When someone asks whether it is "legal" for a company to unilaterally change the terms of a contract after it has been executed, usually, what they are really wanting to know is whether the terms of the amended contract are enforceable or not.
The answer to that question almost always comes down to the elements required for a contract to be validly formed. But, on the dozens of paths and rabbit trails that eventually lead to that one deciding factor, there are many nuances to look for and consider. In this article, we will discuss some of those nuances in the context of two real-world examples.
What is (versus what is not) included in the agreement?
When two parties find themselves in a dispute arising from an executed agreement, it would be nice if no part of the dispute pertained to which documents had actually been part of the agreement at the time of the agreement's execution. In this idealized scenario, the dispute's action could thus focus on things like what facts underlying the dispute are, what the agreement says the respective parties' rights and obligations are given those facts, etc.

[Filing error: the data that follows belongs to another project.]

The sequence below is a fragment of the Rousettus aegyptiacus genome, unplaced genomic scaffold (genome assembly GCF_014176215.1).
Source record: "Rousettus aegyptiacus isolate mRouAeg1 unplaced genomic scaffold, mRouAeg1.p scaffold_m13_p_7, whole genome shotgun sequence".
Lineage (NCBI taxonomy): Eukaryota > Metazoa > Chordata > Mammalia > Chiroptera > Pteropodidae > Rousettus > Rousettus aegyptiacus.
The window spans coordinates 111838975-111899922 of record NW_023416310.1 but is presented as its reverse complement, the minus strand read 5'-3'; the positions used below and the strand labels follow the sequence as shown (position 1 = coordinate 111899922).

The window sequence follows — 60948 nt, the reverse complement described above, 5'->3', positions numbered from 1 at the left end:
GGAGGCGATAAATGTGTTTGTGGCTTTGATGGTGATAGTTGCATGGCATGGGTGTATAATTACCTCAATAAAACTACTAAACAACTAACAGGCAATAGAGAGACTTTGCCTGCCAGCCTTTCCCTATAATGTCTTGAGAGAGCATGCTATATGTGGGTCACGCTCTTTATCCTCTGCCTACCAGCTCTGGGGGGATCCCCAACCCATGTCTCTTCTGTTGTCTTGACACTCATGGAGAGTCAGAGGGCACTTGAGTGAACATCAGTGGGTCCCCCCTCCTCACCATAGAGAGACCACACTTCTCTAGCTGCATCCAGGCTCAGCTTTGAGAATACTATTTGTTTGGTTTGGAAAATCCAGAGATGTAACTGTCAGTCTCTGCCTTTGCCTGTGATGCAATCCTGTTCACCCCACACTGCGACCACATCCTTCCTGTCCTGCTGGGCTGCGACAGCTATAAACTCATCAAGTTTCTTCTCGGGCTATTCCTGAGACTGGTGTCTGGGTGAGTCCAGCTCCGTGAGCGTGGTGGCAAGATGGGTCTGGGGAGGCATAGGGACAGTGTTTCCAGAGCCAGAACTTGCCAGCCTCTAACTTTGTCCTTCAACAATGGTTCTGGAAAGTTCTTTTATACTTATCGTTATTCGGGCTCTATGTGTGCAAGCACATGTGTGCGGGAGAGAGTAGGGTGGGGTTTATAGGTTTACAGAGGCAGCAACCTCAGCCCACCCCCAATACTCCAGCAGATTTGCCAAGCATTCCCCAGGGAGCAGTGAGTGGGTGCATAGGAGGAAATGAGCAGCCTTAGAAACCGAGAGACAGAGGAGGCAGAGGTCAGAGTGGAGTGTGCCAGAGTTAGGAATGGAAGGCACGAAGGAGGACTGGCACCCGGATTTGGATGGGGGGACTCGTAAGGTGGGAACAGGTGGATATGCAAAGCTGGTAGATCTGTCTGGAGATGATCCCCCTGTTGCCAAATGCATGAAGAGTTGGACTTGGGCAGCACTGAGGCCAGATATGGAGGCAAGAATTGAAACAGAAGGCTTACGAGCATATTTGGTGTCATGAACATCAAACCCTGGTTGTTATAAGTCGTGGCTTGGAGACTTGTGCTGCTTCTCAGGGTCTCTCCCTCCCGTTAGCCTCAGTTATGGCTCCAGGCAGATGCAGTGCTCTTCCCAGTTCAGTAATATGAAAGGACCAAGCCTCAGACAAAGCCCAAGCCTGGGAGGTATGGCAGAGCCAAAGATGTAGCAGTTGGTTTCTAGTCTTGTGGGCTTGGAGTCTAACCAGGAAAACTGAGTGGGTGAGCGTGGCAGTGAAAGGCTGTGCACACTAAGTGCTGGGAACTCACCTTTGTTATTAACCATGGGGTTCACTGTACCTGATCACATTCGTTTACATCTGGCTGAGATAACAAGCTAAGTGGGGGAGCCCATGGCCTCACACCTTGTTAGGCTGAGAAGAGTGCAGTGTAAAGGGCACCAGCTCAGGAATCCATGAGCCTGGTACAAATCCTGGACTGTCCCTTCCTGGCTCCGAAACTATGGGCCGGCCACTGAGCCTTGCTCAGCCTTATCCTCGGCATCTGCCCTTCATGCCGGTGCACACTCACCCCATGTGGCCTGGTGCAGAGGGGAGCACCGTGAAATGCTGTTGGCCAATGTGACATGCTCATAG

But, in reality, there are two common scenarios that force parties to a contract dispute to first argue about what the agreement consisted of:
- When one party--usually the sole author of the agreement--unilaterally makes a change to the agreement's terms after the two parties had executed that agreement.
- When one party--again, usually the sole author of the agreement--claims that the agreement consisted of "incorporated" documents that the other party may have never even seen.
Of these two scenarios, the first is far more common. So, that's the scenario we'll look at first.
(But we'll talk about both scenarios in this article nonetheless, just so that you're more fully equipped to deal with this kind of issue after you finish reading this article.)